IS E. Anbarasan, 'Deal could save Sri Lanka truce', BBC News, 24 Feb. 2006, south_asia/4746068.stm, accessed 24 February 2006.73International Affairs 83: I, 200oo7? 2007 The Author(s). Journal Compilation @ 2007 Blackwell Publishing Ltd/The Royal Institute of International AffairsThis content downloaded from 126.96.36.199 on Wed, 29 Jun 2016 13:23:55 UTCAll use subject to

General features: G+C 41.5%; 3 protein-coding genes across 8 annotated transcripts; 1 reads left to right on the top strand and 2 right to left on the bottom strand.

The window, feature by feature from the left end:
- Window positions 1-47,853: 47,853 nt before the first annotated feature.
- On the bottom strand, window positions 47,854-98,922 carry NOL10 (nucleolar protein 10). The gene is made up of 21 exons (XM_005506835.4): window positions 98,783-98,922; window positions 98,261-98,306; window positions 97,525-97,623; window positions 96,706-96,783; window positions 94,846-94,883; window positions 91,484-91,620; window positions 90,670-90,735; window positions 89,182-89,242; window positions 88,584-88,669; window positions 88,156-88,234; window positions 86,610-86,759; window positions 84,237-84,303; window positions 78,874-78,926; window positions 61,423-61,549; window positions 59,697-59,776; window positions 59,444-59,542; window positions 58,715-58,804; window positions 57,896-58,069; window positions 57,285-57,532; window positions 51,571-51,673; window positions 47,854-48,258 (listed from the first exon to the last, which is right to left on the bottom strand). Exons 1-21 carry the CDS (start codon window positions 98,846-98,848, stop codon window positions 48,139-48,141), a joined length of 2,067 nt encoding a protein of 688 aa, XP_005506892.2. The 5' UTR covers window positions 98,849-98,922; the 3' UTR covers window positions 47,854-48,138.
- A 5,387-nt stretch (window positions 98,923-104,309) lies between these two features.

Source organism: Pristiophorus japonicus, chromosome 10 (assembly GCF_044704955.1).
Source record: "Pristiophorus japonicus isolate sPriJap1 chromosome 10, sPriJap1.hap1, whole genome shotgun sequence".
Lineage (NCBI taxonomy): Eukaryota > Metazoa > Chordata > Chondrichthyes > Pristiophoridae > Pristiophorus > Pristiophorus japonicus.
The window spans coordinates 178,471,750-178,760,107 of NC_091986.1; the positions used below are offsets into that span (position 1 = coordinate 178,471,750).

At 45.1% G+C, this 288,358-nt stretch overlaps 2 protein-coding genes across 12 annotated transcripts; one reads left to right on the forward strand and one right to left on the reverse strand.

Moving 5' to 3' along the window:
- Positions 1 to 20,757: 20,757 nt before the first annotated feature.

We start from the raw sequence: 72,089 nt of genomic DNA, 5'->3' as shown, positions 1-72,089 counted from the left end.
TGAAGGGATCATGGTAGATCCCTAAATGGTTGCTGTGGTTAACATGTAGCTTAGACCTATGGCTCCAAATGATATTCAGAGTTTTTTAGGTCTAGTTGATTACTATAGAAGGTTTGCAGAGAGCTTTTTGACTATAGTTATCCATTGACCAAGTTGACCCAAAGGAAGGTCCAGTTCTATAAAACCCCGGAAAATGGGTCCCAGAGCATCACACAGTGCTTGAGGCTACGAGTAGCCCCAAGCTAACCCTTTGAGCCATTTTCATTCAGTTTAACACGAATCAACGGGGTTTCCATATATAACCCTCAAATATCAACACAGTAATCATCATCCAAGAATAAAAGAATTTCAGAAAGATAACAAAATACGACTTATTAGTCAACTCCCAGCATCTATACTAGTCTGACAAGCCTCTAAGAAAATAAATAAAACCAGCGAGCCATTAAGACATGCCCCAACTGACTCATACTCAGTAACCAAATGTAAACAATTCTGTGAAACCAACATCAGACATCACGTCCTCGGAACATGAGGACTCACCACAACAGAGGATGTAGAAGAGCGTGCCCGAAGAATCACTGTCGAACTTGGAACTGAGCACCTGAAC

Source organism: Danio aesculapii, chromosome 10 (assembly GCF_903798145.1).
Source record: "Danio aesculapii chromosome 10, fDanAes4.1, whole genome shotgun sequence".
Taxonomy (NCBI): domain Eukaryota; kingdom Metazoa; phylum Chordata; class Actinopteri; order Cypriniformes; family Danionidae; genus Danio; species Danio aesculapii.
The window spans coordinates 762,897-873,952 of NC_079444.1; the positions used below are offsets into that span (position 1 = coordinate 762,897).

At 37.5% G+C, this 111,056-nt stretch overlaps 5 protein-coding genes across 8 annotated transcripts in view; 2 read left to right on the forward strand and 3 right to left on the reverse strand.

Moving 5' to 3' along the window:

Chris SmithThe second round of Geneva peace talks, scheduled for 24 April, waspostponed by the LTTE on the grounds that the leadership was unable tohold consultations with regional commanders in the east. The talks wereaimed at strengthening the CFA and could have acted as a useful confidence-building exercise but, again predictably, this proved not to be the case.The postponement of the talks was certainly a consequence and possibly also a causeof further severe deterioration of conditions in the north and east, notably Trinco-malee; in the week beginning io April more than 60 people were killed in dailyattacks. The military across the north had hitherto been the main targets, but on 12April for the first time civilians were attacked when a market bomb in the easterntown of Trincomalee killed 16 people. The government blamed the LTTE, whichissued the standard denial; but it was widely believed that the attack was carried outby a pro-government paramilitary group. The bombing led directly to communalviolence and to the killing of Tamil civilians and the destruction of Tamil homesby Sinhalese extremists. Thereafter, limited local attacks on the Sri Lankan forcesby the LTTE continued. In response, Sri Lankan forces and paramilitary groupscontinued to target LTTE members and Tamil civilians suspected of being sympa-thetic to the LTTE, allegedly executing seven innocent students in the clear view ofbystanders, only one of whom dared to report the details of the incident to a humanrights organization.'6 Behind the scenes, the LTTE has been working persistentlyto recruit new cadres, largely on the basis of sheer terror in both the 'uncleared'areas and the so-called 'cleared' areas where its influence remains significant.On 25 April a female suicide bomber penetrated the security cordon protectingthe army chief of staff, Lt General Fonseka. The resulting explosion, detonatedjust as Fonseka was leaving the secure compound, killed eleven people, includingthe bodyguards providing close support protection. Fonseka was badly injuredbut recovered and has now returned to work. On 26 June the third most seniorranking Sri Lankan army officer, Major-General Parami Kulatanga, was lessfortunate and was killed in a Black Tiger suicide attack on his way to work.The government's retaliation to the Fonseka attack was swift. The arterial A9 routeto Jaffna was closed and all permissions to enter the 'uncleared' areas were denied.